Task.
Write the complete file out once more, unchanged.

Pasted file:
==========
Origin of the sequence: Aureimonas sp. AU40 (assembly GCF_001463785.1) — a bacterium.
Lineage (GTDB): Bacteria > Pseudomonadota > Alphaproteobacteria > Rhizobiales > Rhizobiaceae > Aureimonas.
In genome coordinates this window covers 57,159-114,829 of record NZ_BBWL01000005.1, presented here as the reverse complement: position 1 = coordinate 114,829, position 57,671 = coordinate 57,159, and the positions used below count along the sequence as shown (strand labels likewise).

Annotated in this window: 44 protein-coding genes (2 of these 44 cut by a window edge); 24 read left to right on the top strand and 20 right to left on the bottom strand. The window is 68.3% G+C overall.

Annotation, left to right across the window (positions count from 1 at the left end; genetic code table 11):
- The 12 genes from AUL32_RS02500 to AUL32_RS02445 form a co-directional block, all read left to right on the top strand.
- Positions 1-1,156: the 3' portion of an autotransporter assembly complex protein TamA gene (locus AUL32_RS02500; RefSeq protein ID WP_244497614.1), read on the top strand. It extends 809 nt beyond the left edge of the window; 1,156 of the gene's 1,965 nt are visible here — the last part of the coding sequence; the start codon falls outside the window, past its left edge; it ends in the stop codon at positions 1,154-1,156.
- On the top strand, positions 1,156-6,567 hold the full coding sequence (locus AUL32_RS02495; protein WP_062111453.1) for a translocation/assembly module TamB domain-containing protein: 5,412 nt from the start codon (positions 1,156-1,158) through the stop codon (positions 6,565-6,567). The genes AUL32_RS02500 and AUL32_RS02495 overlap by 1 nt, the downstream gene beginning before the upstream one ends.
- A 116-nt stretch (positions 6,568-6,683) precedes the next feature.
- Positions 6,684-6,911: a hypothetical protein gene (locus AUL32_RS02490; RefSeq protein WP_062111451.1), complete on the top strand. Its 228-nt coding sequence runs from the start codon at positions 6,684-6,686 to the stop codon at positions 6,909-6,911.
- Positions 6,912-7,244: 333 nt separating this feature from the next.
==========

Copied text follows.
Origin of the sequence: Aureimonas sp. AU40 (assembly GCF_001463785.1) — a bacterium.
Lineage (GTDB): Bacteria > Pseudomonadota > Alphaproteobacteria > Rhizobiales > Rhizobiaceae > Aureimonas.
In genome coordinates this window covers 57,159-114,829 of record NZ_BBWL01000005.1, presented here as the reverse complement: position 1 = coordinate 114,829, position 57,671 = coordinate 57,159, and the positions used below count along the sequence as shown (strand labels likewise).

Annotated in this window: 44 protein-coding genes (2 of these 44 cut by a window edge); 24 read left to right on the top strand and 20 right to left on the bottom strand. The window is 68.3% G+C overall.

Annotation, left to right across the window (positions count from 1 at the left end; genetic code table 11):
- The 12 genes from AUL32_RS02500 to AUL32_RS02445 form a co-directional block, all read left to right on the top strand.
- Positions 1-1,156: the 3' portion of an autotransporter assembly complex protein TamA gene (locus AUL32_RS02500; RefSeq protein ID WP_244497614.1), read on the top strand. It extends 809 nt beyond the left edge of the window; 1,156 of the gene's 1,965 nt are visible here — the last part of the coding sequence; the start codon falls outside the window, past its left edge; it ends in the stop codon at positions 1,154-1,156.
- On the top strand, positions 1,156-6,567 hold the full coding sequence (locus AUL32_RS02495; protein WP_062111453.1) for a translocation/assembly module TamB domain-containing protein: 5,412 nt from the start codon (positions 1,156-1,158) through the stop codon (positions 6,565-6,567). The genes AUL32_RS02500 and AUL32_RS02495 overlap by 1 nt, the downstream gene beginning before the upstream one ends.
- A 116-nt stretch (positions 6,568-6,683) precedes the next feature.
- Positions 6,684-6,911: a hypothetical protein gene (locus AUL32_RS02490; RefSeq protein WP_062111451.1), complete on the top strand. Its 228-nt coding sequence runs from the start codon at positions 6,684-6,686 to the stop codon at positions 6,909-6,911.
- Positions 6,912-7,244: 333 nt separating this feature from the next.